Tuesday, September 18, 2012

Mittens insults his own base!

There is a rich and delicious irony in the news story that broke late Monday afternoon, 17 September, and which was covered extensively tonight major network news hours. Romney describes a group of voters to a group of investors and, by extension political supporters. The scene, according to David Corn of Mother Jones, was a private a fundraising party with lots of booze and sex playmates. Those who take more from the government than they pay, said Romney, are not his concern. They will vote for Barack Obama under any circumstances. This inane charge breaks entirely new ground in political naiveté. Unbeknownst to mittens, he was actually describing where most of his votes actually come from!!! According to quite readily accessible demographic figures, It insults precisely those voting blocks most likely to vote for Romney himself. If these voting blocks only could hear what he said about them, might change their minds about for whom they are going to vote. The only demographic in which Romney holds a lead are those over 65 - those "entitled" to medicaid and medicare. Those who pay little or no income tax are those in red states! Ah what a glorious turn of events! When your enemy is making a savage mistake, don't interrupt - Napoleon.

Friday, March 30, 2012

Administration defense of the Affordable Care Act

As a former enthusiast for Barack Obama’s 2008 campaign and as someone approaching most political questions from the far left, I register here my dismay at the case prepared by Mr. Verrilli and Mr Kneedler to support the Affordable Health Care Act. Good friends who are accomplished lawyers tell me that the SG and ASG are indeed among the best of the nations lawyers. I am also not a lawyer. Nonetheless, it is clear to me from what was presented on the media I’ve seen that both the SG and the ASG were unconvinced of the constitutional foundation of the ACA. Their argument failed even to convince me of its constitutionality.

Ironically, the unconstitutional part of the law is actually a conservative republican idea that the president was forced, against his better judgment, to admit because he began negotiations by taking most reforms worth achieving off the table before any negotiations took place in Congress. The defense given repeatedly by the Administration is that the ACA does many good things. Perhaps that is true. However, if as seems likely, the five conservative justices declare the individual mandate unconstitutional, then we are left with a skeleton from which most of the good things in the bill have been removed.

I don’t know why the arguments presented by the Administration were not better prepared. I suspect it is a combination of factors, including the sense that the ACA itself is deeply flawed together with the national inattention of the President for the detail necessary to ensure that the Act will be declared constitutional, which led to a pathological combination of overconfidence and insecurity. At least that is what came across. How else could the Republicans find so easy a path to ridicule the Administrations presentation (ie., the clinking of glass and repeated “excuse me” from Verrilli). The SG’s closing remarks were typical flimsy liberal argument so pastiched by right-wingers over the years. Nowhere was there evidence that the Administration understood that the right wing plays hardball. No mention of the underlying constitutional issue. In short, it failed even to convince me that the law really is constitutional. It is difficult for me to imagine a worse argument, or to think of the SG and the ASG as anything but rookies. I am deeply embarrassed and shamed.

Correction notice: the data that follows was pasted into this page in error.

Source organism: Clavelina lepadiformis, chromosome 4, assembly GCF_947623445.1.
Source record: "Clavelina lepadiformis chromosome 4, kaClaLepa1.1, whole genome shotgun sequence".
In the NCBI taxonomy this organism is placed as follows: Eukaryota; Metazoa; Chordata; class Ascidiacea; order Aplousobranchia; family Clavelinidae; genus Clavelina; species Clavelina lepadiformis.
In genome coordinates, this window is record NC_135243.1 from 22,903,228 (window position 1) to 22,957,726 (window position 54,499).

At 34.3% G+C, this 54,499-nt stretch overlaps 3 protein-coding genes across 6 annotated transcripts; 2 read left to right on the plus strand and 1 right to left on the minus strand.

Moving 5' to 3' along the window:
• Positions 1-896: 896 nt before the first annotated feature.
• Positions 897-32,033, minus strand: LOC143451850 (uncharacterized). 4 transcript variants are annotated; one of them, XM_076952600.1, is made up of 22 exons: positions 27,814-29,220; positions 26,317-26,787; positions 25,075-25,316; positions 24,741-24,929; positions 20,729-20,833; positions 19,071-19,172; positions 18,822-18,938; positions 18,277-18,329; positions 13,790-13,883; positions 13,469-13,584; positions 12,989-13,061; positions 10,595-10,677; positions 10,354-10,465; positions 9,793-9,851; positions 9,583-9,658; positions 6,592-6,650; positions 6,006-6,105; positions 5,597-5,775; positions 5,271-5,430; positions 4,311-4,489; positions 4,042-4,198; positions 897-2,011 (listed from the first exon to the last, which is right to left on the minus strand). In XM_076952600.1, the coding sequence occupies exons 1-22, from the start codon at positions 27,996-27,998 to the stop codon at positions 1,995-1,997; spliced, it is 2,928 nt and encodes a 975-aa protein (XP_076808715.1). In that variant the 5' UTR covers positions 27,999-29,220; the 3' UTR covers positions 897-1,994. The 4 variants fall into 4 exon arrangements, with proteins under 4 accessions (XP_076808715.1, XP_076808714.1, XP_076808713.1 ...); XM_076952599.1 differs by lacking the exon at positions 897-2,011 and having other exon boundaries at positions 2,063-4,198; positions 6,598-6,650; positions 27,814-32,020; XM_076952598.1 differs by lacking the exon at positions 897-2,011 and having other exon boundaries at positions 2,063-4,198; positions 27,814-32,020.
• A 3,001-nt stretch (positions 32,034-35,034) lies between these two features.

Thursday, January 19, 2012

venture/vulture capitalism

There was an especially helpful discussion of this issue on PBS last night where Judy Woodruff interviewed Josh Kosman and Stewart Kohl. Kohl is head of a Canadian Venture Capital group that has an much more respectable record than that of Bain Capital. Kosman is one of the most articulate and well-informed critics of venture capitalism that I have heard on the topic.


One aspect of venture capital that is especially troubling to me is those cases, exemplified by Mitt Romney's Bain Capital, in which the debt incurred by Bain to purchase a company - usually one that is not in need of any help, but is unable to defend against the hostile takeover - is then vested somehow in the company itself, so that the purchaser (Bain Capital) can basically swallow up the assets of the healthy company, often including the pension plans of the workers at the purchased company, leaving that company to pay off the debt incurred when Bain Capital purchased them. Statistically speaking, many of these companies go bankrupt, while the venture capital group reaps multimillion dollar profits.

In my view, this practice should be highly illegal. However, it is not. It is, rather, venal, hypocritical, and devastating to the jobs and pension plans of the employees of the company taken over.

I cannot believe that anyone in his right mind can think of such an odious vulture as Mitt Romney in positive terms. The prospect of his ascending to power is abjectly horrifying.